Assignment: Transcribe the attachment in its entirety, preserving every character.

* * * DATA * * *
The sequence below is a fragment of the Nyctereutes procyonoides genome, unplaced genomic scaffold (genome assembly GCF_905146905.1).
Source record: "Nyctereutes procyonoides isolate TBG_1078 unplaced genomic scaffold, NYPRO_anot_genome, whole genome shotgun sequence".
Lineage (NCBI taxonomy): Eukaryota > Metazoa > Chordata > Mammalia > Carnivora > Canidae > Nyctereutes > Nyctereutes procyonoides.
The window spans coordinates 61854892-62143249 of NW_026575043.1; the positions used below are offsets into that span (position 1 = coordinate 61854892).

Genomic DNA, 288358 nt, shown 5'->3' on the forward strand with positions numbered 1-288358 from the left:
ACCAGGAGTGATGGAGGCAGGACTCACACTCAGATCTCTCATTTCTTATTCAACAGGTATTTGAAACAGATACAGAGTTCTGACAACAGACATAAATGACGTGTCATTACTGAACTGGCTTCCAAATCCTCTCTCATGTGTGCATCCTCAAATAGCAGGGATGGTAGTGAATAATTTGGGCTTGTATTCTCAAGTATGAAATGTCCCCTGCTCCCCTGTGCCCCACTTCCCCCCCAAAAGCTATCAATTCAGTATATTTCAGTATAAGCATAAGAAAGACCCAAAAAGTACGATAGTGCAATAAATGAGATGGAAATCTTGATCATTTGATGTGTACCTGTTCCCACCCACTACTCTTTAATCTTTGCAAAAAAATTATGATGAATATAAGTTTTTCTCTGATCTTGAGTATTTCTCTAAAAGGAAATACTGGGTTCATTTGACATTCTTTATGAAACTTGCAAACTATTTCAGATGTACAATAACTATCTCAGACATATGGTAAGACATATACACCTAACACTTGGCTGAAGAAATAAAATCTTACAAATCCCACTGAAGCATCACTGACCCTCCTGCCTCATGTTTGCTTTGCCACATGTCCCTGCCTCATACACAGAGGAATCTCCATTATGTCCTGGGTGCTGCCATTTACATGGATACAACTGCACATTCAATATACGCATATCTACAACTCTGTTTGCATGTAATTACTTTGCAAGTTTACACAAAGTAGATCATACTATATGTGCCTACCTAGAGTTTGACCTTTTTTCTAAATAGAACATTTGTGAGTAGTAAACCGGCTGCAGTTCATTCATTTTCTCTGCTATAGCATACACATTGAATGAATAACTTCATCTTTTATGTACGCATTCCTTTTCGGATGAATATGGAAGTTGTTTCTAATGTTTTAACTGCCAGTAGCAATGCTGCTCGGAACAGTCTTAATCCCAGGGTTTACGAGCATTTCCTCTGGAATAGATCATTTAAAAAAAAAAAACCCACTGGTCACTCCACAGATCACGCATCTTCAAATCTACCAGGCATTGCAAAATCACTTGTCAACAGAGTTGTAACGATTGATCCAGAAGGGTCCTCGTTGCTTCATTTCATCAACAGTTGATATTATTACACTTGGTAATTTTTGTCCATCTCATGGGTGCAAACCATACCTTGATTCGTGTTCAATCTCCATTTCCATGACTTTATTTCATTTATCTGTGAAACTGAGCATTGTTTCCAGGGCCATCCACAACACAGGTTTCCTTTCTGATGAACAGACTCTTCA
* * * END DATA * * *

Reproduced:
The sequence below is a fragment of the Nyctereutes procyonoides genome, unplaced genomic scaffold (genome assembly GCF_905146905.1).
Source record: "Nyctereutes procyonoides isolate TBG_1078 unplaced genomic scaffold, NYPRO_anot_genome, whole genome shotgun sequence".
Lineage (NCBI taxonomy): Eukaryota > Metazoa > Chordata > Mammalia > Carnivora > Canidae > Nyctereutes > Nyctereutes procyonoides.
The window spans coordinates 61854892-62143249 of NW_026575043.1; the positions used below are offsets into that span (position 1 = coordinate 61854892).

Genomic DNA, 288358 nt, shown 5'->3' on the forward strand with positions numbered 1-288358 from the left:
ACCAGGAGTGATGGAGGCAGGACTCACACTCAGATCTCTCATTTCTTATTCAACAGGTATTTGAAACAGATACAGAGTTCTGACAACAGACATAAATGACGTGTCATTACTGAACTGGCTTCCAAATCCTCTCTCATGTGTGCATCCTCAAATAGCAGGGATGGTAGTGAATAATTTGGGCTTGTATTCTCAAGTATGAAATGTCCCCTGCTCCCCTGTGCCCCACTTCCCCCCCAAAAGCTATCAATTCAGTATATTTCAGTATAAGCATAAGAAAGACCCAAAAAGTACGATAGTGCAATAAATGAGATGGAAATCTTGATCATTTGATGTGTACCTGTTCCCACCCACTACTCTTTAATCTTTGCAAAAAAATTATGATGAATATAAGTTTTTCTCTGATCTTGAGTATTTCTCTAAAAGGAAATACTGGGTTCATTTGACATTCTTTATGAAACTTGCAAACTATTTCAGATGTACAATAACTATCTCAGACATATGGTAAGACATATACACCTAACACTTGGCTGAAGAAATAAAATCTTACAAATCCCACTGAAGCATCACTGACCCTCCTGCCTCATGTTTGCTTTGCCACATGTCCCTGCCTCATACACAGAGGAATCTCCATTATGTCCTGGGTGCTGCCATTTACATGGATACAACTGCACATTCAATATACGCATATCTACAACTCTGTTTGCATGTAATTACTTTGCAAGTTTACACAAAGTAGATCATACTATATGTGCCTACCTAGAGTTTGACCTTTTTTCTAAATAGAACATTTGTGAGTAGTAAACCGGCTGCAGTTCATTCATTTTCTCTGCTATAGCATACACATTGAATGAATAACTTCATCTTTTATGTACGCATTCCTTTTCGGATGAATATGGAAGTTGTTTCTAATGTTTTAACTGCCAGTAGCAATGCTGCTCGGAACAGTCTTAATCCCAGGGTTTACGAGCATTTCCTCTGGAATAGATCATTTAAAAAAAAAAAACCCACTGGTCACTCCACAGATCACGCATCTTCAAATCTACCAGGCATTGCAAAATCACTTGTCAACAGAGTTGTAACGATTGATCCAGAAGGGTCCTCGTTGCTTCATTTCATCAACAGTTGATATTATTACACTTGGTAATTTTTGTCCATCTCATGGGTGCAAACCATACCTTGATTCGTGTTCAATCTCCATTTCCATGACTTTATTTCATTTATCTGTGAAACTGAGCATTGTTTCCAGGGCCATCCACAACACAGGTTTCCTTTCTGATGAACAGACTCTTCA